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T1 - Non-estrogenic Xanthohumol Derivatives Mitigate Insulin Resistance and Cognitive Impairment in High-Fat Diet-induced Obese Mice

AU - Miranda, Cristobal L.

AU - Johnson, Lance A.

AU - De Montgolfier, Oriane

AU - Elias, Valerie D.

AU - Ullrich, Lea S.

AU - Hay, Joshua J.

AU - Paraiso, Ines L.

AU - Choi, Jaewoo

AU - Reed, Ralph L.

AU - Revel, Johana S.

AU - Kioussi, Chrissa

AU - Bobe, Gerd

AU - Iwaniec, Urszula T.

AU - Turner, Russell T.

AU - Katzenellenbogen, Benita S

AU - Katzenellenbogen, John A.

AU - Blakemore, Paul R.

AU - Gombart, Adrian F.

AU - Maier, Claudia S.

AU - Raber, Jacob

AU - Stevens, Jan F.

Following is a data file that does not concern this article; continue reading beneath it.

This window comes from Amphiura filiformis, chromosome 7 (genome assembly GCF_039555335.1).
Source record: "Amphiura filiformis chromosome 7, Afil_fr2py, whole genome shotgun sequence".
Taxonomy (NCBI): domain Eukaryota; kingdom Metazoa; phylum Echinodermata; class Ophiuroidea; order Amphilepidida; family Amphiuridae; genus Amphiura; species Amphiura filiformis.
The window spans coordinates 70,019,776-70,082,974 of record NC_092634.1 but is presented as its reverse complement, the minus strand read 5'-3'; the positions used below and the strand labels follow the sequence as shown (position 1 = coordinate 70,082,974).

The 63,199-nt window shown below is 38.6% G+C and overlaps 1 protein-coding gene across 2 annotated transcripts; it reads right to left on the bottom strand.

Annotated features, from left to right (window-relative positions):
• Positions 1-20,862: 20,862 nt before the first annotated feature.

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N2 - Xanthohumol (XN), a prenylated flavonoid from hops, improves dysfunctional glucose and lipid metabolism in animal models of metabolic syndrome (MetS). However, its metabolic transformation into the estrogenic metabolite, 8-prenylnaringenin (8-PN), poses a potential health concern for its use in humans. To address this concern, we evaluated two hydrogenated derivatives, α,β-dihydro-XN (DXN) and tetrahydro-XN (TXN), which showed negligible affinity for estrogen receptors α and β, and which cannot be metabolically converted into 8-PN. We compared their effects to those of XN by feeding C57BL/6J mice a high-fat diet (HFD) containing XN, DXN, or TXN for 13 weeks. DXN and TXN were present at higher concentrations than XN in plasma, liver and muscle. Mice administered XN, DXN or TXN showed improvements of impaired glucose tolerance compared to the controls. DXN and TXN treatment resulted in a decrease of HOMA-IR and plasma leptin. C2C12 embryonic muscle cells treated with DXN or TXN exhibited higher rates of uncoupled mitochondrial respiration compared to XN and the control. Finally, XN, DXN, or TXN treatment ameliorated HFD-induced deficits in spatial learning and memory. Taken together, DXN and TXN could ameliorate the neurocognitive-metabolic impairments associated with HFD-induced obesity without risk of liver injury and adverse estrogenic effects.